"RFC 8783: Distributed Denial-of-Service Open Threat
                 Signaling (DOTS) Data Channel Specification";
  }

  typedef activation-type {
    type enumeration {
      enum activate-when-mitigating {
        value 1;
        description
          "The Access Control List (ACL) is installed only when
           a mitigation is active for the DOTS client.";
      }
      enum immediate {
        value 2;
        description
          "The ACL is immediately activated.";
      }
      enum deactivate {
        value 3;
        description
          "The ACL is maintained by the DOTS server, but it is
           deactivated.";
      }
    }
    description
      "Indicates the activation type of an ACL.";
  }

  typedef operator {
    type bits {
      bit not {
        position 0;
        description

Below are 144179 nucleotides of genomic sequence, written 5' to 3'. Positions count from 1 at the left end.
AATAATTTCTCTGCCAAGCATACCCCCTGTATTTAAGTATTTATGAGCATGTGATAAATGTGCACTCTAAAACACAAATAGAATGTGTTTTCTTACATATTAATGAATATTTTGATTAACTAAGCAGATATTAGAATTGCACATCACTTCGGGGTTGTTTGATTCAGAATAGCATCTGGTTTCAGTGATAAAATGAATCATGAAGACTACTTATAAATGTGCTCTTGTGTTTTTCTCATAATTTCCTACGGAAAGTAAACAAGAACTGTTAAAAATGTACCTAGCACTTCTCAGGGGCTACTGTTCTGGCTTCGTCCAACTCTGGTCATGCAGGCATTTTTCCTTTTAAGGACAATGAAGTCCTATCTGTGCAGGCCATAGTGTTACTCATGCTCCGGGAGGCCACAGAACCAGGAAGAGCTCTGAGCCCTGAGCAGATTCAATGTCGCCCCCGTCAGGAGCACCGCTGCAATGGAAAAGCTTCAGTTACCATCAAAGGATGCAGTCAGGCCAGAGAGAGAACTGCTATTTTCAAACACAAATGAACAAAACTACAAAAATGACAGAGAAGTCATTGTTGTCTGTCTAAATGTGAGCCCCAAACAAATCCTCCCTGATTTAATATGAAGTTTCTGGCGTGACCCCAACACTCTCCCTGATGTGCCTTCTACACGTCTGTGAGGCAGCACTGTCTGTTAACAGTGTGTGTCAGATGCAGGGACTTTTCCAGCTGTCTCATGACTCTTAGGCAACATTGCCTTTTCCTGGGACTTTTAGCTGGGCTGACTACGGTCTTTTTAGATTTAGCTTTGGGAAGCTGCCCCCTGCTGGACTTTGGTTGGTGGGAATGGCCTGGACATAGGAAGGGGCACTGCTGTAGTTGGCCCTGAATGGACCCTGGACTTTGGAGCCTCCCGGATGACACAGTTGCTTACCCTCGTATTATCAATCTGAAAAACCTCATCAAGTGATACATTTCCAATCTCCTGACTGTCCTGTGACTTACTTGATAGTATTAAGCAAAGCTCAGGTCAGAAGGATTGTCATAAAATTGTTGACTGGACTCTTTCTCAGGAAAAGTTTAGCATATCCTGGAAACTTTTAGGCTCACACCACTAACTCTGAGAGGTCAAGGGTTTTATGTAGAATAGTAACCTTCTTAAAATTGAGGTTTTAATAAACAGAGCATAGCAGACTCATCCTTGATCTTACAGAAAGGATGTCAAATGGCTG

"If set, logical negation of operation.";
      }
      bit match {
        position 1;
        description
          "Match bit.  This is a bitwise match operation
           defined as '(data & value) == value'.";
      }
      bit any {
        position 3;
        description
          "Any bit.  This is a match on any of the bits in
           bitmask.  It evaluates to 'true' if any of the bits
           in the value mask are set in the data,
           i.e., '(data & value) != 0'.";
      }
    }
    description
      "Specifies how to apply the defined bitmask.
       'any' and 'match' bits must not be set simultaneously.";
  }

  grouping tcp-flags {
    leaf operator {
      type operator;
      default "match";
      description
        "Specifies how to interpret the TCP flags.";
    }
    leaf bitmask {